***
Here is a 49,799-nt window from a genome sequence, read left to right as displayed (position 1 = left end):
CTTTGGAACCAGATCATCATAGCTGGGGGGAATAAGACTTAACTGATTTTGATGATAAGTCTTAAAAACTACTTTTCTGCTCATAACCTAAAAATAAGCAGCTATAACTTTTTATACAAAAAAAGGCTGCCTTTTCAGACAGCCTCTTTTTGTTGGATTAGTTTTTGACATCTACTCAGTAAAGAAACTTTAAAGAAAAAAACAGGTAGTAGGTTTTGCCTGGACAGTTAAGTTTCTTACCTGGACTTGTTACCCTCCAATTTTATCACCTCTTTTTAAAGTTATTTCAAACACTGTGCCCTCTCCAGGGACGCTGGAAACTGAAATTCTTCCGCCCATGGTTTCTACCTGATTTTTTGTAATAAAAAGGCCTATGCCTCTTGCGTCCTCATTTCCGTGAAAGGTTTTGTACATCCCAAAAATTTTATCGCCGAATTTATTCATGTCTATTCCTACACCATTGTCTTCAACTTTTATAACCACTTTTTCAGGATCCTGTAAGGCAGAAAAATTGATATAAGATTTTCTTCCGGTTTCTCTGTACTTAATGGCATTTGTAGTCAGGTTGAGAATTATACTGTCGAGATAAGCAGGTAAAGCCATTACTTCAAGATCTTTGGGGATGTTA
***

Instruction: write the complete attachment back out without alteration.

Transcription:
Here is a 49,799-nt window from a genome sequence, read left to right as displayed (position 1 = left end):
CTTTGGAACCAGATCATCATAGCTGGGGGGAATAAGACTTAACTGATTTTGATGATAAGTCTTAAAAACTACTTTTCTGCTCATAACCTAAAAATAAGCAGCTATAACTTTTTATACAAAAAAAGGCTGCCTTTTCAGACAGCCTCTTTTTGTTGGATTAGTTTTTGACATCTACTCAGTAAAGAAACTTTAAAGAAAAAAACAGGTAGTAGGTTTTGCCTGGACAGTTAAGTTTCTTACCTGGACTTGTTACCCTCCAATTTTATCACCTCTTTTTAAAGTTATTTCAAACACTGTGCCCTCTCCAGGGACGCTGGAAACTGAAATTCTTCCGCCCATGGTTTCTACCTGATTTTTTGTAATAAAAAGGCCTATGCCTCTTGCGTCCTCATTTCCGTGAAAGGTTTTGTACATCCCAAAAATTTTATCGCCGAATTTATTCATGTCTATTCCTACACCATTGTCTTCAACTTTTATAACCACTTTTTCAGGATCCTGTAAGGCAGAAAAATTGATATAAGATTTTCTTCCGGTTTCTCTGTACTTAATGGCATTTGTAGTCAGGTTGAGAATTATACTGTCGAGATAAGCAGGTAAAGCCATTACTTCAAGATCTTTGGGGATGTTA